Monday, January 08, 2007

fantasy future

Sometimes I think about all the trials Isaac could be subjected to growing up– the stupid pranks, the name-calling, the peer pressure to do any number of things, the just-plain cruelty that kids can dish out onto one another, that leave us doubting ourselves, or doing things we don’t want to, or believing that someone else knows more about us than we do, that, in turn, leave us wounded, even as adults, of course as adults, that make us questioning, and vulnerable, and writers.

I can’t bear to think of Isaac going through these things, and I told Mike recently that I often catch myself imagining just the right thing to say, the right way to go about it, so that Isaac won’t have to suffer the indignities of childhood. I told him, laughing at myself, that I just need to believe for a while longer I have the power to protect him. I told him, I am just not ready to accept that he will have to go through some form of nonsense no matter what, or that (god forbid) he may not listen to his mother and therefore find himself trying to juggle his doubts in the aftermath of some less than positive incident. I have decided to hold onto the notion, for now, that I will find a loophole through which I will pull my son to safety.

To my surprise and relief, my husband shares my fantasy.

“But what if we can?” he said.

And that was all it took. I was right back up on the rocks with him, standing, waiting to swing out over the creek at a moment’s notice, the rope secured to the tallest tree, one foot coiled around it and resting on the knot at the bottom. Parents at the ready, and all possibilities open, as we gaze out ahead of us at the smooth, calm waters of our boy’s future.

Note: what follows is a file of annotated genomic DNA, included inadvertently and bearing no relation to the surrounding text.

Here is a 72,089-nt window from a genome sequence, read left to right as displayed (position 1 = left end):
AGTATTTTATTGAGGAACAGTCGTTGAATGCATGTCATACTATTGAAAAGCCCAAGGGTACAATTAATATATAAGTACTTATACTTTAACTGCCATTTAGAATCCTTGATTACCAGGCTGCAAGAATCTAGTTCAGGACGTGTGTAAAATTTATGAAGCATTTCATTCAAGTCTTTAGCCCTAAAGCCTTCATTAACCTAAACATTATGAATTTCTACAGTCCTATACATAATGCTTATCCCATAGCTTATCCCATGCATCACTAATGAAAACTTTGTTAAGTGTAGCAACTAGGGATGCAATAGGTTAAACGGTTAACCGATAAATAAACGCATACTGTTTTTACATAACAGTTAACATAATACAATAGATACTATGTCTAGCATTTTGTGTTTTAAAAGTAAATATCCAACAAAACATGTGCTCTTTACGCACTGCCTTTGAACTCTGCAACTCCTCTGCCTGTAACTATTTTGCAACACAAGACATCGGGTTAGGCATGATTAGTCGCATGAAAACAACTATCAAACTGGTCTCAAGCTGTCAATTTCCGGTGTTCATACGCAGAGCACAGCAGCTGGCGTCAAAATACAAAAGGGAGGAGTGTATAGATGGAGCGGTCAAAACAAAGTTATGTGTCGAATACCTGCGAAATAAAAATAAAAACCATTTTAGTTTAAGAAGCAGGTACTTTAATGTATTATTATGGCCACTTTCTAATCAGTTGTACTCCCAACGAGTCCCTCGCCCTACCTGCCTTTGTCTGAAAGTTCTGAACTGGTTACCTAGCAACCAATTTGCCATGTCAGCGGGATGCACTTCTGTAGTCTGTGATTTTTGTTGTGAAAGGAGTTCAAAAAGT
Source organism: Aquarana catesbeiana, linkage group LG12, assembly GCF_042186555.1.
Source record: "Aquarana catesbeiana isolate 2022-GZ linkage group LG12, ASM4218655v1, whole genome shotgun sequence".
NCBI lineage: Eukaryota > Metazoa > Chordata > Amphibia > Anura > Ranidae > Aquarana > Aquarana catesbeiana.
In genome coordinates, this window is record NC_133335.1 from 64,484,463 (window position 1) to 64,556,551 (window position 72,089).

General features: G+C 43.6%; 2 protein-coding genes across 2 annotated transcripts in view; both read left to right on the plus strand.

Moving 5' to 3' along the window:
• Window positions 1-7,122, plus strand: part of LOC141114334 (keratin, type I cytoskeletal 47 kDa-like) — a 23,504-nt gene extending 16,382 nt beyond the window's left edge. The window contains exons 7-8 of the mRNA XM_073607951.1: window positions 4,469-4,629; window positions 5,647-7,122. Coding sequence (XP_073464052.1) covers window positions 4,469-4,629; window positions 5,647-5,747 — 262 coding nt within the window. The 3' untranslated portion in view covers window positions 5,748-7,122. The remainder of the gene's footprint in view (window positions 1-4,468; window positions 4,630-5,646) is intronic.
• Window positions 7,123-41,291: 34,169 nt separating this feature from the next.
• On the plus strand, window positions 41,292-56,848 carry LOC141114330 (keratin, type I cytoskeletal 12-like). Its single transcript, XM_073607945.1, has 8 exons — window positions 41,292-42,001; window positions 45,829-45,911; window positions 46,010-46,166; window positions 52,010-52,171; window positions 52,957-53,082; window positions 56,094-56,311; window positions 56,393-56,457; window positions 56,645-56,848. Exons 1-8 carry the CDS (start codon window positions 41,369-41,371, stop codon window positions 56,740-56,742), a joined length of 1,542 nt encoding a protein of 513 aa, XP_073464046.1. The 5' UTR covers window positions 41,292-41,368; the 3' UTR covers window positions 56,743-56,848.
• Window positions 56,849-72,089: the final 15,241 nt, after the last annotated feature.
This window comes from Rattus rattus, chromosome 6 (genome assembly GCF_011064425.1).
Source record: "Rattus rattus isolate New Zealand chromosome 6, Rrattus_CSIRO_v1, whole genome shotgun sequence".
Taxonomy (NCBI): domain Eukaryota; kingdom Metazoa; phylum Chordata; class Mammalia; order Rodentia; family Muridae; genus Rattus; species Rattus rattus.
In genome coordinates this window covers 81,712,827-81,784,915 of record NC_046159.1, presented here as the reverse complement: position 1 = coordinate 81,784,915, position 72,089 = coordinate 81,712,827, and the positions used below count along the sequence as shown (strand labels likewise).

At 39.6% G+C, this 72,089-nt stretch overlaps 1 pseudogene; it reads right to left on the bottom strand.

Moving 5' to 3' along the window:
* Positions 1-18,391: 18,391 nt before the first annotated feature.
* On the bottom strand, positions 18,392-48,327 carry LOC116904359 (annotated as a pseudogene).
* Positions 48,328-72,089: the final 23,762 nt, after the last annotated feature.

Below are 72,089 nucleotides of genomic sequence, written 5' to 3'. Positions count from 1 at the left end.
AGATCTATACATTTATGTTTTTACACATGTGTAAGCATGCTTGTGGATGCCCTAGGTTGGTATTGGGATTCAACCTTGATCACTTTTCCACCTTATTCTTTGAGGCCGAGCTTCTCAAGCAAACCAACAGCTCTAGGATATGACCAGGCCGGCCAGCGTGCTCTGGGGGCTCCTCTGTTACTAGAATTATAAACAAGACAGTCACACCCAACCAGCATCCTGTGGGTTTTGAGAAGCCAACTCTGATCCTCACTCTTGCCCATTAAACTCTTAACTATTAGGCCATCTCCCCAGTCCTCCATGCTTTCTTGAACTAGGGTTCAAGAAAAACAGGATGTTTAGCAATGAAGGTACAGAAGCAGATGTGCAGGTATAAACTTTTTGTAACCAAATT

Anonymous said...

I hate to tell you this, but you will never outgrow these feelings. My youngest is turning 37 this year, my oldest is 47, and I still cringe mentally when I know such things occur in their lives. We do what we can to make them strong enough to face them.

Anonymous said...

My mom and I were talking about this over the holiday, and I was stunned to discover that what she perceived to be the cause of my (substantial) childhood torment had nothing to do with what my childhood self saw. I remember talking with her about how miserable I was, but (I guess) never about what was wrong. As a result, she spent a lot of time reassuring me against fears I didn't have, and the crazy on the other fronts stuck anyway. Which is funny, in a thank-god-it-is-over-now sort of way.

I hope your Isaac has the words to say what is awful in the cruel work of children, and that, when he does, you do have the right words.

If that fails, maybe just pummel the rotten little monsters?

Anonymous said...

What are your thoughts on homeschooling?

Kitty said...

Pummeling is an option. this stage my thoughts are that it's not going to happen. I'm a perfectionist teacher who would lose myself completely if I tried to do this - the thought itself is suffocating to entertain. And if he went to someone else's home to be schooled - well, then, might as well get him into the charter. Socialization for all its perils is beneficial in the long term.


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